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Nestle Nutr Workshop Ser Pediatr Program. 2009;64:219-35; discussion 235-8, 251-7. doi: 10.1159/000235793. Epub 2009 Aug 19.

Probiotics and prebiotics: immunological and clinical effects in allergic disease.

Author information

1
Department of Allergy and Immunology, Royal Children's Hospital, Parkville, Melbourne, Vic., Australia. mimi.tang@rch.org.au

Abstract

The intestinal microbiota plays an important role in immune development and may play a role in the development of allergic disorders. Manipulation of the intestinal microbiota may therefore offer an approach to the prevention or treatment of allergic diseases. Probiotics and prebiotics, used alone or together (synbiotics), can influence the intestinal microbiota and modulate immune responses in vitro and in vivo. Clinical studies suggest a potential role for selected probiotics (alone or in combination with prebiotics) in the prevention of atopic eczema. A prenatal component of treatment appears important for beneficial effects. Effects are dependent upon the specific bacteria and characteristics of the study population. One study reported beneficial effects for prebiotics in the prevention of eczema in high-risk infants, however, further studies are required to confirm this. The use of probiotics in the treatment of allergic disease is less promising. A Cochrane meta-analysis concluded that probiotics are not effective for the treatment of atopic dermatitis. Probiotic effects in the treatment of asthma and allergic rhinitis are conflicting. Probiotics, prebiotics and synbiotics offer potential treatments for the prevention of atopic eczema; however, there is currently insufficient evidence to recommend their use in clinical practice. Studies to clarify the optimal dose, bacterial species/strains, whether there is added benefit with synbiotics, the optimal timing for intervention, and the patient populations who would benefit most from such therapies are warranted.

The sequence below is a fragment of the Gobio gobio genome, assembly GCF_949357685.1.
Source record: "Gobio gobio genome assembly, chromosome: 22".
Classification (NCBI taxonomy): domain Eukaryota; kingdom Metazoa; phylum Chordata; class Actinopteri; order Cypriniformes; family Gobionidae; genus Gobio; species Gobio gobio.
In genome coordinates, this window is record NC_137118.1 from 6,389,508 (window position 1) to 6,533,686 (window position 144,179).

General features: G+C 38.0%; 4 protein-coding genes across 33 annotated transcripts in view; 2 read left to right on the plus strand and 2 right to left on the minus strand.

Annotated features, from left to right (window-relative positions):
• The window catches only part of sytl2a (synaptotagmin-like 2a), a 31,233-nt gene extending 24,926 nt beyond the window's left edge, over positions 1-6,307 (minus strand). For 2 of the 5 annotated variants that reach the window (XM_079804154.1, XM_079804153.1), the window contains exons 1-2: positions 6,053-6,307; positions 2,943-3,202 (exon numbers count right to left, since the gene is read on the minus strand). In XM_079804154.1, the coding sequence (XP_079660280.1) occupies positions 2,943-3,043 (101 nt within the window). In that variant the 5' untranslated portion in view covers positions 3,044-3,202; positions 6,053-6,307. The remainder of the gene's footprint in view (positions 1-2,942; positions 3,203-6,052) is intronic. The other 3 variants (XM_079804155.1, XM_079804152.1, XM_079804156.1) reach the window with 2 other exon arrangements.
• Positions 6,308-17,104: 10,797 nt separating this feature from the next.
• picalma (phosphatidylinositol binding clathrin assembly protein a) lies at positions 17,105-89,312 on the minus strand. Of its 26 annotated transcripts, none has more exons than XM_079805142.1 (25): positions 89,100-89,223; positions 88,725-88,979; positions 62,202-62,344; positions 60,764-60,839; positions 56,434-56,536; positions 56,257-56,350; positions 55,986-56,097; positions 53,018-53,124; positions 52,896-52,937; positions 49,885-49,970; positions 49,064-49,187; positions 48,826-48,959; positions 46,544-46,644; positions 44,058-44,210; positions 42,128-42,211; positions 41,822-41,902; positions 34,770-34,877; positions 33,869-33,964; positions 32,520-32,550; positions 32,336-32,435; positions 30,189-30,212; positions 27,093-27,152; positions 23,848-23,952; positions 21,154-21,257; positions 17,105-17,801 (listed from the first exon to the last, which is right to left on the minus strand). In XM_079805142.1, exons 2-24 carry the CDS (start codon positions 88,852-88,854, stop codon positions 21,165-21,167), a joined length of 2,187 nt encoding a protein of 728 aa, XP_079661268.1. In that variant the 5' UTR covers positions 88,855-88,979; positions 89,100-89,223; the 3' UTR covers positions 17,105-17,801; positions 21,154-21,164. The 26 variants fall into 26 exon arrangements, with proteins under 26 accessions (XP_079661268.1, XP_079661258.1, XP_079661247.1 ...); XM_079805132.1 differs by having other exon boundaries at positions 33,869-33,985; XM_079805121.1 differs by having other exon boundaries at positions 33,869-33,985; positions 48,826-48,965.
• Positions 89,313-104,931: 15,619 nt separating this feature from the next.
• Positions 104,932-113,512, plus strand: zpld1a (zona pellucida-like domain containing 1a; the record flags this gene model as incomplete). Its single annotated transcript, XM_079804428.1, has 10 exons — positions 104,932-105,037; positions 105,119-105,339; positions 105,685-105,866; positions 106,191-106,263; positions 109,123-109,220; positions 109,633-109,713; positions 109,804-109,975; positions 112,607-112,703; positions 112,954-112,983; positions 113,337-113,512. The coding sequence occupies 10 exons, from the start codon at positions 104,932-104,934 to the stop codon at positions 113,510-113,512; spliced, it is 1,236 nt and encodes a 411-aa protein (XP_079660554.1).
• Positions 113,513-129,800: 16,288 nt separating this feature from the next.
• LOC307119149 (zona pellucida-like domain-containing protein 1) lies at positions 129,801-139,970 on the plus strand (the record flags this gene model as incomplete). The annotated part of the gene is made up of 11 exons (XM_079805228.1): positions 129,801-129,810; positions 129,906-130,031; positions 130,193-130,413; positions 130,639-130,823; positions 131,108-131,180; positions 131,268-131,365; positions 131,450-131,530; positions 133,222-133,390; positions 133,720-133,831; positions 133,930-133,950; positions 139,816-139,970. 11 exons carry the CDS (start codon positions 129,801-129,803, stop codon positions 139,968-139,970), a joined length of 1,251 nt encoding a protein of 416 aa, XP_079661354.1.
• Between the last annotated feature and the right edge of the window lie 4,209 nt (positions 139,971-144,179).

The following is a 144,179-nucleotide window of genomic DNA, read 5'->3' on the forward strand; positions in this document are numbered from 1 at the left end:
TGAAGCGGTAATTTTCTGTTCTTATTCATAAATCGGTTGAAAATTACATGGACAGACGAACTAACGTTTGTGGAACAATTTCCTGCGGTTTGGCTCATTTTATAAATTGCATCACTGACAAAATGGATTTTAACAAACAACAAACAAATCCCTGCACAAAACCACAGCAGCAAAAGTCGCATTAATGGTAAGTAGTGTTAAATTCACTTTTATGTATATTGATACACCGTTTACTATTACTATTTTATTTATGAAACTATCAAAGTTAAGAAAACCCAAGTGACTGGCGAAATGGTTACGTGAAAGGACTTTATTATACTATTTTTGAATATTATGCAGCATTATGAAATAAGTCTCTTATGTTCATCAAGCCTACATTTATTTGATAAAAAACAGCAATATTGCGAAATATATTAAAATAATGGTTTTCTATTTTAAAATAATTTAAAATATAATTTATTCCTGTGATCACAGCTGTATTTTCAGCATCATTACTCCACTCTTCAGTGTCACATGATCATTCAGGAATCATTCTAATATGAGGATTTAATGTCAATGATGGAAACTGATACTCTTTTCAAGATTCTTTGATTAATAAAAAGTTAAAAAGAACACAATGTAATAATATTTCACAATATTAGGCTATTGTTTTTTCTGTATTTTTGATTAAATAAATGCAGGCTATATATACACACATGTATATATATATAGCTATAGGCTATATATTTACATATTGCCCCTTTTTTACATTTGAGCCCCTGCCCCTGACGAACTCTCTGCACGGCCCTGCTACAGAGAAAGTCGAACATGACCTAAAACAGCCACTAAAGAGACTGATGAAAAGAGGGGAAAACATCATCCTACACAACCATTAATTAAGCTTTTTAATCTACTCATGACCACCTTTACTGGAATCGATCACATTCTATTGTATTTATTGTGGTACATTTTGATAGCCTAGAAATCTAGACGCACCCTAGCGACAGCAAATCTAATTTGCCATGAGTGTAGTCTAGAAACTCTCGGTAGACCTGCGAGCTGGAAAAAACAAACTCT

PMID:
19710525
DOI:
10.1159/000235793
[Indexed for MEDLINE]

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